Another busy couple of weeks here, largely starting the whole UL process. Our initial "digital review" (online) flagged an issue with our interlock system and what would happen if it failed (it could fail in reverse in a way that caused the grinder to seize up, which fails as the grinder must always be able to spin in reverse). Specifically, if the grinder was heavily loaded in reverse, the interlock swing mount would bind on one of the interlock gears.
The original interlock. Notice how both are full plates - but there is significant evidence of binding around the middle gear hole from when it would get caught on the mount.
We quickly hacked together a new mount design, and tested it briefly over the weekend at Maker Faire Ottawa, where it failed almost immediately - it turns out in our haste we'd forgotten to ensure the rigidity of the new mount, and the gear that does the "locking" fell out of it's housing!
Our original solution to solve the binding was to just remove the part that kept catching...but then the mounts no longer had enough strength, and failed within a weekend!
We re-designed the mount again, properly this time, to address the failure points. The "hasty" design used only two small shafts to hold the two mounting plates together, while the "proper" design uses a third offset plate. When the two shafts bend, it allows misalignment between the two mounting plates, and gears can bind / pop out - but with the offset plate, there is no more room for play. We've tested it with some 100% infill objects to verify the design, and then submitted it to UL for our in person review...and it passed! While it's important to note that this is not the final stamp of approval (which can only go on an "as manufactured" product), it's great to know that we shouldn't have any further design changes with the grinder.
The final chain drive, in all it's glory!
The interlock "engaged" - note the solenoid position, gears all in contact. Above the gears is the offset plate that adds all of the strength.
The interlock "dis-engaged" - again, note solenoid position, and gears obviously no longer in contact. Offset spacer plate now very evident!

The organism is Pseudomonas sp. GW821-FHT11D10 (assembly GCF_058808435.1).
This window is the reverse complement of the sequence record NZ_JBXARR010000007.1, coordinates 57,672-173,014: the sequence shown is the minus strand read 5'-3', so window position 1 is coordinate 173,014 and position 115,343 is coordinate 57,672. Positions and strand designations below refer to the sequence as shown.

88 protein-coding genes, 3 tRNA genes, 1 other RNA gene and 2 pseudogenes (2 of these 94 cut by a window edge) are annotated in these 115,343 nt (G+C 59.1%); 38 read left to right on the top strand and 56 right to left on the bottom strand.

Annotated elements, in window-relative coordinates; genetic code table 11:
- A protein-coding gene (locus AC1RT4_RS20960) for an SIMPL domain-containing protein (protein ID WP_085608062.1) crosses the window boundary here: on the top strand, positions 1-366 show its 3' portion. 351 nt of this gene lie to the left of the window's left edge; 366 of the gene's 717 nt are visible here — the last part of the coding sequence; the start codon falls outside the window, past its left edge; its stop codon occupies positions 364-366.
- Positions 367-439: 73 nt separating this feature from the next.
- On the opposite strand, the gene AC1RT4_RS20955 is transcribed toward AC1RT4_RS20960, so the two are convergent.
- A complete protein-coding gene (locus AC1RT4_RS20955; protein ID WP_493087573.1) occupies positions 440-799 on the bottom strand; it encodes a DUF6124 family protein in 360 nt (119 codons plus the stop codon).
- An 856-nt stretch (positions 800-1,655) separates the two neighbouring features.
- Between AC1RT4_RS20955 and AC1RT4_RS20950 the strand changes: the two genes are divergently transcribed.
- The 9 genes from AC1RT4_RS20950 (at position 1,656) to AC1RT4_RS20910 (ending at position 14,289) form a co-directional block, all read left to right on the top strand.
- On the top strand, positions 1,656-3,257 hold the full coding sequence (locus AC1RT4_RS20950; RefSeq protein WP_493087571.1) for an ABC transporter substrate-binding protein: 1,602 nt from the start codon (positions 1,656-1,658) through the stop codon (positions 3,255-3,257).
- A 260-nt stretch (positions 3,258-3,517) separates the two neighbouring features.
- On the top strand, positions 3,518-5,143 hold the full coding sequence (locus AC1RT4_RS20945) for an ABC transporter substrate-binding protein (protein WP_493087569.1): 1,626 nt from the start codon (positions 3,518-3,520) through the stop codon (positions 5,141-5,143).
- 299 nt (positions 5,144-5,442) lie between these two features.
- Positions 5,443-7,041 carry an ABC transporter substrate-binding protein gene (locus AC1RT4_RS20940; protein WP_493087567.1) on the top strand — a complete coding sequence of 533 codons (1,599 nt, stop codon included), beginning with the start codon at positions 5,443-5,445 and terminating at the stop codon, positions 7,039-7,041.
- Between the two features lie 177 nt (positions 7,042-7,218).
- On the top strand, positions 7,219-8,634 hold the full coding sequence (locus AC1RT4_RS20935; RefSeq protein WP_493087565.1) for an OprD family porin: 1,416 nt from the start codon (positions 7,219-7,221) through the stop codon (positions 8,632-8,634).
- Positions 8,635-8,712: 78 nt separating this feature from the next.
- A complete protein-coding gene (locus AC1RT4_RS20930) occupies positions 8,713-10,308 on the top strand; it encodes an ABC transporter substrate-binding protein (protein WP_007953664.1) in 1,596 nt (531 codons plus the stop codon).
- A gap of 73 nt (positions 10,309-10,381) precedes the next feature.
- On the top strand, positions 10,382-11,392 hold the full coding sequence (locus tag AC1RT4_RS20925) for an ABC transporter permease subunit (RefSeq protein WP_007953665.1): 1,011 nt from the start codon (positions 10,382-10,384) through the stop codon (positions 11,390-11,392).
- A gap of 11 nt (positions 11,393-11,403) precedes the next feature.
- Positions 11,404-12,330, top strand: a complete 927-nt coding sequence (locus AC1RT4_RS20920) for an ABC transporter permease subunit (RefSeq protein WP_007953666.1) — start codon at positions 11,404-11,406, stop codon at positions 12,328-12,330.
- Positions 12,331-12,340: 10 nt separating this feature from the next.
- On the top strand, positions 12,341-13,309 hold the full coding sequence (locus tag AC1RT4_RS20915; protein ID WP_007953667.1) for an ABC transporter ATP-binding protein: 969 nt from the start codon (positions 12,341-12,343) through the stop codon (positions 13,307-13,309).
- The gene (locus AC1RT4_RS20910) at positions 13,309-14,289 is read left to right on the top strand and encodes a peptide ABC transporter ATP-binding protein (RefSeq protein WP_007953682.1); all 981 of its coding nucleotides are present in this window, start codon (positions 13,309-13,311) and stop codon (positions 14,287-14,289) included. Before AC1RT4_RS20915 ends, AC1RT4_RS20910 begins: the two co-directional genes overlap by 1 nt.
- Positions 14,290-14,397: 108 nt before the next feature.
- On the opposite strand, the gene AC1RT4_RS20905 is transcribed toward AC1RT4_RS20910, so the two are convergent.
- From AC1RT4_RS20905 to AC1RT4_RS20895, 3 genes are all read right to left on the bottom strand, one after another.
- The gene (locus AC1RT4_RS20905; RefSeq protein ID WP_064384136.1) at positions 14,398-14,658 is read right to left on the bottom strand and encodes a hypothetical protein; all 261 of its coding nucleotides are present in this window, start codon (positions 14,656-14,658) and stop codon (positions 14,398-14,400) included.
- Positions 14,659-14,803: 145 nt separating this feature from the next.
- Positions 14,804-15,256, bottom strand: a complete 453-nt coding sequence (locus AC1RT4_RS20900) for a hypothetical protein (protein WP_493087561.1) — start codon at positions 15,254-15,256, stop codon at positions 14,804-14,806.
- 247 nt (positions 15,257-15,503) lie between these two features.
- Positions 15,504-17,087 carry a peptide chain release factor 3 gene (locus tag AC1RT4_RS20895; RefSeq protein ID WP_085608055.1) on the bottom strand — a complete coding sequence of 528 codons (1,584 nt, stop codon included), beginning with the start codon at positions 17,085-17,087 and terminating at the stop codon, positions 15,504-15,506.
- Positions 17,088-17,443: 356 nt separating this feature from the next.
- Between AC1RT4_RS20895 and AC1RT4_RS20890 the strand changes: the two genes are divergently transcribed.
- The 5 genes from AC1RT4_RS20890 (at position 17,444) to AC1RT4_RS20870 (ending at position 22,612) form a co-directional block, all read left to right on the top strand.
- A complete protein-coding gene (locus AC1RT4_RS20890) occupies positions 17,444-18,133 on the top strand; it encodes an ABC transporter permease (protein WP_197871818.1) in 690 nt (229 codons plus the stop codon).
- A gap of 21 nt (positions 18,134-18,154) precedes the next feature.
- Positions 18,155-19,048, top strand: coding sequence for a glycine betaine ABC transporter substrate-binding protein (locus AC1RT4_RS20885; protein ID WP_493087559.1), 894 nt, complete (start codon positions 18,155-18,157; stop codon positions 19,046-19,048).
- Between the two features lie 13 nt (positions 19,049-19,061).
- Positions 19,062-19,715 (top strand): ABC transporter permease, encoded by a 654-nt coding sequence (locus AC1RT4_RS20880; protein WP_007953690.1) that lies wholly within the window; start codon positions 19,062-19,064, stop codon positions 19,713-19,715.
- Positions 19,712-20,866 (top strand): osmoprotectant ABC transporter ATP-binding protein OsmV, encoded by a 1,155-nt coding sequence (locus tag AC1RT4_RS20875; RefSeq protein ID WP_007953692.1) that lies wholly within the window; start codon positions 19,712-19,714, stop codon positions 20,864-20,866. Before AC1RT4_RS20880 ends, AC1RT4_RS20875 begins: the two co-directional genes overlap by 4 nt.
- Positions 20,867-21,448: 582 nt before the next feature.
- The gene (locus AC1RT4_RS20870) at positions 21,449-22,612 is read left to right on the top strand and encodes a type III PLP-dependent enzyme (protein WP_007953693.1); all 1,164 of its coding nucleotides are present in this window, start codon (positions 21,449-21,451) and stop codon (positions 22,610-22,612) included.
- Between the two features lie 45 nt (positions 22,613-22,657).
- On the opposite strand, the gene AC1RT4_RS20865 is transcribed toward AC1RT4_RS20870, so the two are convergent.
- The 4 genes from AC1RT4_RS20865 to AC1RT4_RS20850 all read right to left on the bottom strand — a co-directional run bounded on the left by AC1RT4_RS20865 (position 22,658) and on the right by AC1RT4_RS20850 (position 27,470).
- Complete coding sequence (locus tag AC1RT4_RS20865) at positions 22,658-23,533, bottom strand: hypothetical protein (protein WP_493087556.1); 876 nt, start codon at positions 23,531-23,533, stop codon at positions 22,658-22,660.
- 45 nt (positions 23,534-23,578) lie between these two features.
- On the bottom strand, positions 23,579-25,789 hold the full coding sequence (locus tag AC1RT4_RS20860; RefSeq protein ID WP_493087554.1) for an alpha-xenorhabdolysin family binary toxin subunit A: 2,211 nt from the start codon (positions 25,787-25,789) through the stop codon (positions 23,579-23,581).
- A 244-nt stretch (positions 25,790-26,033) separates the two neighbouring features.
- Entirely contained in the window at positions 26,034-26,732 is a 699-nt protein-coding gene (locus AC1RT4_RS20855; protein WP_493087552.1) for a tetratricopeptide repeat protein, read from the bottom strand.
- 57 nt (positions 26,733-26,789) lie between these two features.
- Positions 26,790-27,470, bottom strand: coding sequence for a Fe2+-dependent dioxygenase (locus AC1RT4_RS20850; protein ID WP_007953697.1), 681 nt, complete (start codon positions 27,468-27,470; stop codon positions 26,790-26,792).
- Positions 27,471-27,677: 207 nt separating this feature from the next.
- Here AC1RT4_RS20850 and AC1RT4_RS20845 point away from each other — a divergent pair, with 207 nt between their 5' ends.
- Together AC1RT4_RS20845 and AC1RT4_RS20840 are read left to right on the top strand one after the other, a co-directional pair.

Things have not all gone totally smoothly with UL so far, however - two of our components, our solenoid and snap discs, did not pass testing and will need to be re-sourced. Specifically, the solenoids could reach dangerously high temperatures (>140 C) if they were engaged for an extended period - something we hadn't considered in all of our drill powered testing. The snap discs, while labelled as "certified for thermal control", did not actually have the correct classifications for our product type. It's also been decided that the auger is too dangerous to be touchable, so we'll have to add a grate of some form over the main hopper.
After 10 minutes our solenoid had gotten to 91 C...
...and a little later, it reached a max temp of almost 150 C!
And, finally, they're concerned about our nozzle being accessible. The safety standards for 3D printing are incredibly new and so don't specify many details on what the max safe nozzle temperature is, what warnings are required, etc. They're worried that because our nozzle can reach temperatures above most printers, is prominently displayed and accessible, and "is more involved with the user experience than in 3D printing", that we might be subject to more thorough safety standards (we'd have to shroud the nozzle fully, instead of only partially). We've appealed this decision and are waiting to hear back from them, as we believe quite strongly that the nozzle of ProtoCycler is no more dangerous than the nozzle of a good 3D printer, and should not be subject to "extra" safety constraints that aren't currently part of the standard.
Of course, all of this affects our timeline. To move things along as quickly as possible, we'll be working with UL to re-source the solenoid and the snap discs, and we'll be moving ahead with the rest of the design as these components are relatively small and have little impact on other parts of the product. However, we do have to source the new components and add the grate to the main hopper before we can go ahead with the testing and begin production, and at this point it's going to be very hard to do all of that by December 7th. We're hoping to have the new components sourced and couriered by the end of next week at the latest, at which point we can re-begin the UL testing. With some luck, we won't hit any other delays, and can finish testing by the 18th, a delay of roughly 2 weeks. Being forced to re design the nozzle shroud would likely add another week to that estimate, as it's in house and a relatively easy design change. This brings the new timeline to Start / End of Jan for Early / Campaign units, respectively, as opposed to the middle of December / Middle of Jan previously hoped for. As always, we apologize for the ongoing delays - we're hoping UL will cut us some slack and not force a nozzle shroud re-design as well, but at this point we're pretty much at their mercy until we get the green light to begin production.
That's pretty much it for this update - a huge "Thank you!" as always to our supporters and backers, and we'll be back at the start of December with some more news :)
-The ReDeTec team